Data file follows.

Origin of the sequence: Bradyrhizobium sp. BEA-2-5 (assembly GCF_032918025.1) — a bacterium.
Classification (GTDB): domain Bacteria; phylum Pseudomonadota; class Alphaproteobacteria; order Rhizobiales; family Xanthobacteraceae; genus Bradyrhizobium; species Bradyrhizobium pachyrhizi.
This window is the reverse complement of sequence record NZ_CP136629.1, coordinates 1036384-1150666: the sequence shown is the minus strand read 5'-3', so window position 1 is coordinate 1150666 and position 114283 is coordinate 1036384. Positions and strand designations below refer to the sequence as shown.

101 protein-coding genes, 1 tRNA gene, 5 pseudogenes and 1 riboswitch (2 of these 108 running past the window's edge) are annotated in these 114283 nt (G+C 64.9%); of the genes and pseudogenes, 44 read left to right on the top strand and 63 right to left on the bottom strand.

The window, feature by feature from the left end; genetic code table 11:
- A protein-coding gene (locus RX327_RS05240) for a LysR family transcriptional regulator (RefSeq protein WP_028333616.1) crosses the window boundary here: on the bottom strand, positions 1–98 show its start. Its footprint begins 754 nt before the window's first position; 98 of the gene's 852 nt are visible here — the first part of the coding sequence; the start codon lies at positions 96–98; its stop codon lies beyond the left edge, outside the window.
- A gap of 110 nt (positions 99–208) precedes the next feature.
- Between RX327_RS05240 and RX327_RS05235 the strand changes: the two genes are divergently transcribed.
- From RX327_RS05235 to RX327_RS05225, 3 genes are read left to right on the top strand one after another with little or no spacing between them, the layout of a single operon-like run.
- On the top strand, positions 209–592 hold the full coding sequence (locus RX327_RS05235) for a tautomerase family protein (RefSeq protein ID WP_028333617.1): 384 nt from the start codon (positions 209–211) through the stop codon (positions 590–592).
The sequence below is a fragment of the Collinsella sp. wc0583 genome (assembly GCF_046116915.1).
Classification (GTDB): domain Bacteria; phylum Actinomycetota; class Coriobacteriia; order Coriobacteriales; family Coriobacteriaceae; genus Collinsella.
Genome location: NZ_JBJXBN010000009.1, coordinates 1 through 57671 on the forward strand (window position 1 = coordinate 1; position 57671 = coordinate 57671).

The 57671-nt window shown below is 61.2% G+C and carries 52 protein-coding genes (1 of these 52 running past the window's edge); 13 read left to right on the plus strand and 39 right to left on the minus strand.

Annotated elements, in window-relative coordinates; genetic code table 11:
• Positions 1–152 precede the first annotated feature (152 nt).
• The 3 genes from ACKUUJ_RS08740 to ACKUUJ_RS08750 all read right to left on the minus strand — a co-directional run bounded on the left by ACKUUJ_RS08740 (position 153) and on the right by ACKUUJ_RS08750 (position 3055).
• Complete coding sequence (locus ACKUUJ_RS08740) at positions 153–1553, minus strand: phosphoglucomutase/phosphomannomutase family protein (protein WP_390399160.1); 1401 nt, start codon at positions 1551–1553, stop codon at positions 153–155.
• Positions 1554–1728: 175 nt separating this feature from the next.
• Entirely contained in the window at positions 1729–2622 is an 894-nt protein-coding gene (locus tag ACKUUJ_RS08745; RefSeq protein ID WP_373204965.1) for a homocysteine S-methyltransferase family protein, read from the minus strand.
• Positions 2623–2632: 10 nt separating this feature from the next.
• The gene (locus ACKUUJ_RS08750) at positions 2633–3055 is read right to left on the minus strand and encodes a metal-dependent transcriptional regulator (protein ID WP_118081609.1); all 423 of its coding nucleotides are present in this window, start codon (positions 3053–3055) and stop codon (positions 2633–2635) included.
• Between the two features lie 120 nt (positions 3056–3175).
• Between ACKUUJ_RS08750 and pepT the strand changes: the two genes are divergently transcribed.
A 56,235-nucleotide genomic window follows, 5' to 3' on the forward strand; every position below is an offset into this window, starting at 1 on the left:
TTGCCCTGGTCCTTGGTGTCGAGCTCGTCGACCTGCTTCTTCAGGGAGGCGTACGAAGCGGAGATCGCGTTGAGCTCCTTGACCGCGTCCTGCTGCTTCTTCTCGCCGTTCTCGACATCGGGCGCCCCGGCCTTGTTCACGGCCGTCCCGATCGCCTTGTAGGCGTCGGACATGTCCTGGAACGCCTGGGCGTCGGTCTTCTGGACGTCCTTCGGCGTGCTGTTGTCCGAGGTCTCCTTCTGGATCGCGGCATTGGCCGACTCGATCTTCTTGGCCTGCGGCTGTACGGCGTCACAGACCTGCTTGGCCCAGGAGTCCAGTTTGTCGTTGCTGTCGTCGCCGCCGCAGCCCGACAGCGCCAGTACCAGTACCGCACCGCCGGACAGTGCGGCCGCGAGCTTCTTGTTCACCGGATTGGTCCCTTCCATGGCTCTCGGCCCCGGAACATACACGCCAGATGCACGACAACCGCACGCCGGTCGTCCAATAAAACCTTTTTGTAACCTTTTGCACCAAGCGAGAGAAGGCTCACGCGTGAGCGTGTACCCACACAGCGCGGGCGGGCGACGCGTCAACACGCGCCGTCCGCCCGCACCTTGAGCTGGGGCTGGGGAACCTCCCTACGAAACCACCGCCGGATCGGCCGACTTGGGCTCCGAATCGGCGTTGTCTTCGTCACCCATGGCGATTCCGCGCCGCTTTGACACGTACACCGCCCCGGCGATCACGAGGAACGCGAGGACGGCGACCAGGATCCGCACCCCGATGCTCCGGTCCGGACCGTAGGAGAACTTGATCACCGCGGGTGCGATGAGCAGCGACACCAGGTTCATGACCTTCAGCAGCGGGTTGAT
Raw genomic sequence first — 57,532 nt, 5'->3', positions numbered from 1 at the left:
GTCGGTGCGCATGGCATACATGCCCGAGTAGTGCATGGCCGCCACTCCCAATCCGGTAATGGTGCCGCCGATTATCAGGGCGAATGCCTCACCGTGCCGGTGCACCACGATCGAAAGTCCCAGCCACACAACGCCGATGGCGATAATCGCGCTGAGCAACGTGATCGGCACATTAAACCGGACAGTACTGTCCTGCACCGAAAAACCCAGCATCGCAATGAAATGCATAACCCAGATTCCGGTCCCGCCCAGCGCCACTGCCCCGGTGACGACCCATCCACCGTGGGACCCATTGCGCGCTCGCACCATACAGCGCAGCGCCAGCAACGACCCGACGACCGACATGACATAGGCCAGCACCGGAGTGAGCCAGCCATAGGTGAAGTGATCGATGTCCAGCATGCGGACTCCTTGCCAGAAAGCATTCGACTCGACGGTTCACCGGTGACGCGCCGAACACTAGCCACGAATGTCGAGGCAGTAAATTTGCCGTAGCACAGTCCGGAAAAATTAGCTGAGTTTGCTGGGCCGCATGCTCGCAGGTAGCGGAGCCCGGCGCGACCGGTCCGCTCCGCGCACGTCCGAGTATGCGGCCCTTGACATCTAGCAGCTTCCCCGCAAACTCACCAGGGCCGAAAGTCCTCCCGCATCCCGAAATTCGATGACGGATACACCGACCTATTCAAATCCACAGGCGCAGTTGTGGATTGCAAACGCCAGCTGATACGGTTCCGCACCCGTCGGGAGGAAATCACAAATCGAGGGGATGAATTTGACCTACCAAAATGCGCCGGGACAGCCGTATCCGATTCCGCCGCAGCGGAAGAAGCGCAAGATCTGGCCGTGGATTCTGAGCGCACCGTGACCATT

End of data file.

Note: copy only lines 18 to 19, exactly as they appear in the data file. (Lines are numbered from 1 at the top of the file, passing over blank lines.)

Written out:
• Complete coding sequence (locus ACKUUJ_RS08740) at positions 153–1553, minus strand: phosphoglucomutase/phosphomannomutase family protein (protein WP_390399160.1); 1401 nt, start codon at positions 1551–1553, stop codon at positions 153–155.
• Positions 1554–1728: 175 nt separating this feature from the next.